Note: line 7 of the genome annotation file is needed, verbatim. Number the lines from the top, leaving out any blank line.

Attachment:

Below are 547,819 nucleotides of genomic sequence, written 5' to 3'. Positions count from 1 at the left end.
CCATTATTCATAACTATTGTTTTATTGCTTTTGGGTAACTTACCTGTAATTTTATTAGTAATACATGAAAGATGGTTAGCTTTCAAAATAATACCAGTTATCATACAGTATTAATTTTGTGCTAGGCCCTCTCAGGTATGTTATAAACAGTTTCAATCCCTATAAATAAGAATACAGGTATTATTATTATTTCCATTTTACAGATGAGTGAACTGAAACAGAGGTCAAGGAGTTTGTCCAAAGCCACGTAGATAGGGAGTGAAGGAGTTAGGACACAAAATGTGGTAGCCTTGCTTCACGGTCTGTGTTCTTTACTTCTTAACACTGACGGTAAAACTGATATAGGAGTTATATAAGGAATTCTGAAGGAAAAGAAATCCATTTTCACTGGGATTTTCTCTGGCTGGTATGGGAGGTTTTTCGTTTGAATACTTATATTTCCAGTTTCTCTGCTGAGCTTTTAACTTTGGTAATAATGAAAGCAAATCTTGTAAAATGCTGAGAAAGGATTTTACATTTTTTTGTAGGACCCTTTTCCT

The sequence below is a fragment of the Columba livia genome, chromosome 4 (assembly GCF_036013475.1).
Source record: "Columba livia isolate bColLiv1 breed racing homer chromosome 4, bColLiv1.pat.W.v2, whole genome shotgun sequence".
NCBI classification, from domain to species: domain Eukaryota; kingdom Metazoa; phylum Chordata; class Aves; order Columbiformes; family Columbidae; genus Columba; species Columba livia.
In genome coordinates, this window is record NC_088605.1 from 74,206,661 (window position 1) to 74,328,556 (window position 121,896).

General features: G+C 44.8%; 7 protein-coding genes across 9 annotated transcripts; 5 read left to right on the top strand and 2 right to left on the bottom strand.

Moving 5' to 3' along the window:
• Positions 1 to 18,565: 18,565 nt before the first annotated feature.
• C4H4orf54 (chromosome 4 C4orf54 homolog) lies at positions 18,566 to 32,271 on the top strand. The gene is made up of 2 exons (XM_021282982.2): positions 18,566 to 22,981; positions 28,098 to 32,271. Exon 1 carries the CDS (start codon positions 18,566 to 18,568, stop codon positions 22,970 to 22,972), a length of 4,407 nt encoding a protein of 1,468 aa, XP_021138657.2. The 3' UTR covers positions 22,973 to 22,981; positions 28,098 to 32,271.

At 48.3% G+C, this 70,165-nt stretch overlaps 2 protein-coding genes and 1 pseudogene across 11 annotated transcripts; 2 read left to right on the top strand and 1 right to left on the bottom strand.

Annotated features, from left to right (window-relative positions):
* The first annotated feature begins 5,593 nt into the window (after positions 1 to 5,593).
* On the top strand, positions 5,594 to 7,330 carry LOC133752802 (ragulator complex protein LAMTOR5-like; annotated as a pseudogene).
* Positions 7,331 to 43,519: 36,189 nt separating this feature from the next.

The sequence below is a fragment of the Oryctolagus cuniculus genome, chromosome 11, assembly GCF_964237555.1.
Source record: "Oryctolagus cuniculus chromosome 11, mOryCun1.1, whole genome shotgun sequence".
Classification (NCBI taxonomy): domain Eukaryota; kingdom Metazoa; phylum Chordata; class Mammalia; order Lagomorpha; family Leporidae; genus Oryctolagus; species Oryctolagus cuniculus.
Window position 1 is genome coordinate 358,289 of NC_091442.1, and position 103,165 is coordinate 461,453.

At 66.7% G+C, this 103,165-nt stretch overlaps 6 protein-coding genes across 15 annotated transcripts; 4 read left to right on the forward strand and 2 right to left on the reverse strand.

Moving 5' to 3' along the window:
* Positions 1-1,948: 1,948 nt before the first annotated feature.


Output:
General features: G+C 44.8%; 7 protein-coding genes across 9 annotated transcripts; 5 read left to right on the top strand and 2 right to left on the bottom strand.